Endoplasmic reticulum stress caused by aggregate-prone proteins containing homopolymeric amino acids.

FEBS J 2007 Nov 8;274(21):5619-27. Epub 2007 Oct 8.

Department of Life Sciences, Graduate School of Arts and Sciences, The University of Tokyo, Japan.

Many human proteins have homopolymeric amino acid (HPAA) tracts, but their physiological functions or cellular effects are not well understood. Previously, we expressed 20 HPAAs in mammalian cells and showed characteristic intracellular localization, in that hydrophobic HPAAs aggregated strongly and caused high cytotoxicity in proportion to their hydrophobicity. In the present study, we investigated the cytotoxicity of these aggregate-prone hydrophobic HPAAs, assuming that the ubiquitin proteasome system is impaired in the same manner as other well-known aggregate-prone polyglutamine-containing proteins. Some highly hydrophobic HPAAs caused a deficiency in the ubiquitin proteasome system and excess endoplasmic reticulum stress, leading to apoptosis. These results indicate that the property of causing excess endoplasmic reticulum stress by proteasome impairment may contribute to the strong cytotoxicity of highly hydrophobic HPAAs, and proteasome impairment and the resulting excess endoplasmic reticulum stress is not a common cytotoxic effect of aggregate-prone proteins such as polyglutamine.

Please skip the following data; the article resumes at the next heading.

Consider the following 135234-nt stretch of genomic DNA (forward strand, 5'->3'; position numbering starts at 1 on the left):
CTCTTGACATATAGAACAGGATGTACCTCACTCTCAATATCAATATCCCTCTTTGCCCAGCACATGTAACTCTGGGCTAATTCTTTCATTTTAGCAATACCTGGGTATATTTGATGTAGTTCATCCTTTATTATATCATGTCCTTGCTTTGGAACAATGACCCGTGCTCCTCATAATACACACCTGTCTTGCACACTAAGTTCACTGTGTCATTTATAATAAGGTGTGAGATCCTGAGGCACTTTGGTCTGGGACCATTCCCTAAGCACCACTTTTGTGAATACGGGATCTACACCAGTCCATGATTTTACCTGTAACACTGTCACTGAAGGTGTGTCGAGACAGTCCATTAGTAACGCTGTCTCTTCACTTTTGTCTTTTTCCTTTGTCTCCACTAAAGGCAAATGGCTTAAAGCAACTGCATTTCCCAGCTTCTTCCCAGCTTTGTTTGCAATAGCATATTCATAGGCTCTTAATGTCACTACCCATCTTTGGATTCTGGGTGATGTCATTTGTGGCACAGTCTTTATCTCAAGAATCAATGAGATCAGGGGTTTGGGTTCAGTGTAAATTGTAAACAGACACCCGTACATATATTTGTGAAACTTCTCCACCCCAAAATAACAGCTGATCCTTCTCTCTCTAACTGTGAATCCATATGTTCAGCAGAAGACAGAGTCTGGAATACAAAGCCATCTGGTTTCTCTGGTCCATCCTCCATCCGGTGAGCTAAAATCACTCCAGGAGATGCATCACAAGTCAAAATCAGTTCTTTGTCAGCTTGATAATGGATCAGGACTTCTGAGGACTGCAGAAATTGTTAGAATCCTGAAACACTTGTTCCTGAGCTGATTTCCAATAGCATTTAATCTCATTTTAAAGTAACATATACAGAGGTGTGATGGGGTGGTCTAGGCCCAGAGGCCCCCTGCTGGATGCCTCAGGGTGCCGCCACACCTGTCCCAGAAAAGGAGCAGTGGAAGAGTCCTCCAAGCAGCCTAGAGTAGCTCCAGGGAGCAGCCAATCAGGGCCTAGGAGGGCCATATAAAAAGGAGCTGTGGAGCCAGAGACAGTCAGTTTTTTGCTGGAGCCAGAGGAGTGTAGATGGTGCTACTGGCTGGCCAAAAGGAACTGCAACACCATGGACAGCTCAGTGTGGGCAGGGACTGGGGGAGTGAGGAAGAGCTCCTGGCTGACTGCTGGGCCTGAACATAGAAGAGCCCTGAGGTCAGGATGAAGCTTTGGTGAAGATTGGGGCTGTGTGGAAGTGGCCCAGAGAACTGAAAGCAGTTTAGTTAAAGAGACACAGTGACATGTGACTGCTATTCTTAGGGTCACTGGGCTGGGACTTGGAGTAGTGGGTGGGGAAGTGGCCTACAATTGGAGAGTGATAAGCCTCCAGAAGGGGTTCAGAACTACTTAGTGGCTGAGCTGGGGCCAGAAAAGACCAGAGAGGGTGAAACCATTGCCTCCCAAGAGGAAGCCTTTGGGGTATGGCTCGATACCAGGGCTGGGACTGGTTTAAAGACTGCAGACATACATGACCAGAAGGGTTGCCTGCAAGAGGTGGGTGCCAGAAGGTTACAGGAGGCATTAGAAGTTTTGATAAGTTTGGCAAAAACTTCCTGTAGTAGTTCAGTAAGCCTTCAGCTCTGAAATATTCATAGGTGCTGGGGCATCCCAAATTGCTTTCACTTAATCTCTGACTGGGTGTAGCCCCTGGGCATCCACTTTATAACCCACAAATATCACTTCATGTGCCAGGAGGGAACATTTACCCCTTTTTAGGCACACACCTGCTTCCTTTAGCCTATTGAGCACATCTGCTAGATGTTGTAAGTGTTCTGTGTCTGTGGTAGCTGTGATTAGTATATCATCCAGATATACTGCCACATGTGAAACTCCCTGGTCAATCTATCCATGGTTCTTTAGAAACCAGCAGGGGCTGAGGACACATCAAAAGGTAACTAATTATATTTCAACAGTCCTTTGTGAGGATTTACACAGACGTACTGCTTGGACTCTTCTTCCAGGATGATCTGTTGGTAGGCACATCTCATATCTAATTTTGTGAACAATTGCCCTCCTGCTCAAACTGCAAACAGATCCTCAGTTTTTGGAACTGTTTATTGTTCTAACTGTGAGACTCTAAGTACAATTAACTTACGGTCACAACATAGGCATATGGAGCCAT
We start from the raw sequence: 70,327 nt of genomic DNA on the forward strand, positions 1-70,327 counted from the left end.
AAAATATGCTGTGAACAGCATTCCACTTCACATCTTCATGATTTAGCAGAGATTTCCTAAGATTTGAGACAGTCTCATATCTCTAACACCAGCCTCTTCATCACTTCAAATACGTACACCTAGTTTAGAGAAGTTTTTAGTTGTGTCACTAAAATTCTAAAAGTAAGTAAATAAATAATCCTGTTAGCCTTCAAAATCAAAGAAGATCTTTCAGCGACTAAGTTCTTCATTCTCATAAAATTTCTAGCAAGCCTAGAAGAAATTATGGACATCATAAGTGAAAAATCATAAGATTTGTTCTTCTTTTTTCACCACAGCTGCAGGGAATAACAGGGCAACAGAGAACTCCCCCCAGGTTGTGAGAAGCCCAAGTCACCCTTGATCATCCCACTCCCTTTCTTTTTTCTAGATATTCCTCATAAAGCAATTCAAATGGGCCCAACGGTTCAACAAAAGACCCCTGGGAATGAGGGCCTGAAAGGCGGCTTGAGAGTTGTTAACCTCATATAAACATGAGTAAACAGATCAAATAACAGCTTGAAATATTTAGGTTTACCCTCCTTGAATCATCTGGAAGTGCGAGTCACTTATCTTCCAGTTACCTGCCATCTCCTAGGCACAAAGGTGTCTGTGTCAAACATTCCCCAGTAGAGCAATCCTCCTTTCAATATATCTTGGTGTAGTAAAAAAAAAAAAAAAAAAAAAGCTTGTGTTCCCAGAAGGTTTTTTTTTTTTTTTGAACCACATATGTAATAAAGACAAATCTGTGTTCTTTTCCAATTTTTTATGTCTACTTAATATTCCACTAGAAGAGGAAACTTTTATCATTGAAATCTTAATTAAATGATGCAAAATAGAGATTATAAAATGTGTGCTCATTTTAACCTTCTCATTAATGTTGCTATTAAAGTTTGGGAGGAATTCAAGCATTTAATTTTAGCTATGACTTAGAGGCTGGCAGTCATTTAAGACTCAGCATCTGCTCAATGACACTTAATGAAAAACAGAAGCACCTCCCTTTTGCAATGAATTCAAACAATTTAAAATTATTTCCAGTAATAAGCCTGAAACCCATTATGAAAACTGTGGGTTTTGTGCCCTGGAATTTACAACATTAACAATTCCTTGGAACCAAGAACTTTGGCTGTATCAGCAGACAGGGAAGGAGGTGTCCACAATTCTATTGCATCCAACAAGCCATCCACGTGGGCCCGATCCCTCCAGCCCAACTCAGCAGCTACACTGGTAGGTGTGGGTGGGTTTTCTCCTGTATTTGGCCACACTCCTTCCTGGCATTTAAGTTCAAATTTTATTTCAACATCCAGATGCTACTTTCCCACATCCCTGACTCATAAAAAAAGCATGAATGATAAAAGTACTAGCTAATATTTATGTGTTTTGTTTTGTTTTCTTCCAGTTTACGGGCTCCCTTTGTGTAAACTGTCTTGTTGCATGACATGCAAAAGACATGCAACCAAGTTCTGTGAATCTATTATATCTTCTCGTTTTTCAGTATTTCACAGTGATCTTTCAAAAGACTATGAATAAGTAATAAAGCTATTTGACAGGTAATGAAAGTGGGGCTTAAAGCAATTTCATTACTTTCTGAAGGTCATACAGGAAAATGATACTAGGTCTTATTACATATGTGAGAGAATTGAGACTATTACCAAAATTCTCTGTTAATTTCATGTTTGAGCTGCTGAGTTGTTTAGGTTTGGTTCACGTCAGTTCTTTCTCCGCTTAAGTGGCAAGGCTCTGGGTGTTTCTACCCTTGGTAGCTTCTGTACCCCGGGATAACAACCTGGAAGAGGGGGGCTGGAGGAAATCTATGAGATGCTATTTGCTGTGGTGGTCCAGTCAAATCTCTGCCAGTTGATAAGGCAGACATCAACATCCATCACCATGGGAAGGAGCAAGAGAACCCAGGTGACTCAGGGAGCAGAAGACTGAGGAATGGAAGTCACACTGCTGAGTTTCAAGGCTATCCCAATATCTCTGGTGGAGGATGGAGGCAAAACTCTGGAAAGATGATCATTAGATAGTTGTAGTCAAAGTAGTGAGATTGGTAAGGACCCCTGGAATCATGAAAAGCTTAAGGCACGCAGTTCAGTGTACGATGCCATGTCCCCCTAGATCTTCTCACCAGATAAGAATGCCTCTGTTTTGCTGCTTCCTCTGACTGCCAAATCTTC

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http://dx.doi.org/10.1111/j.1742-4658.2007.06085.xDOI Listing
November 2007
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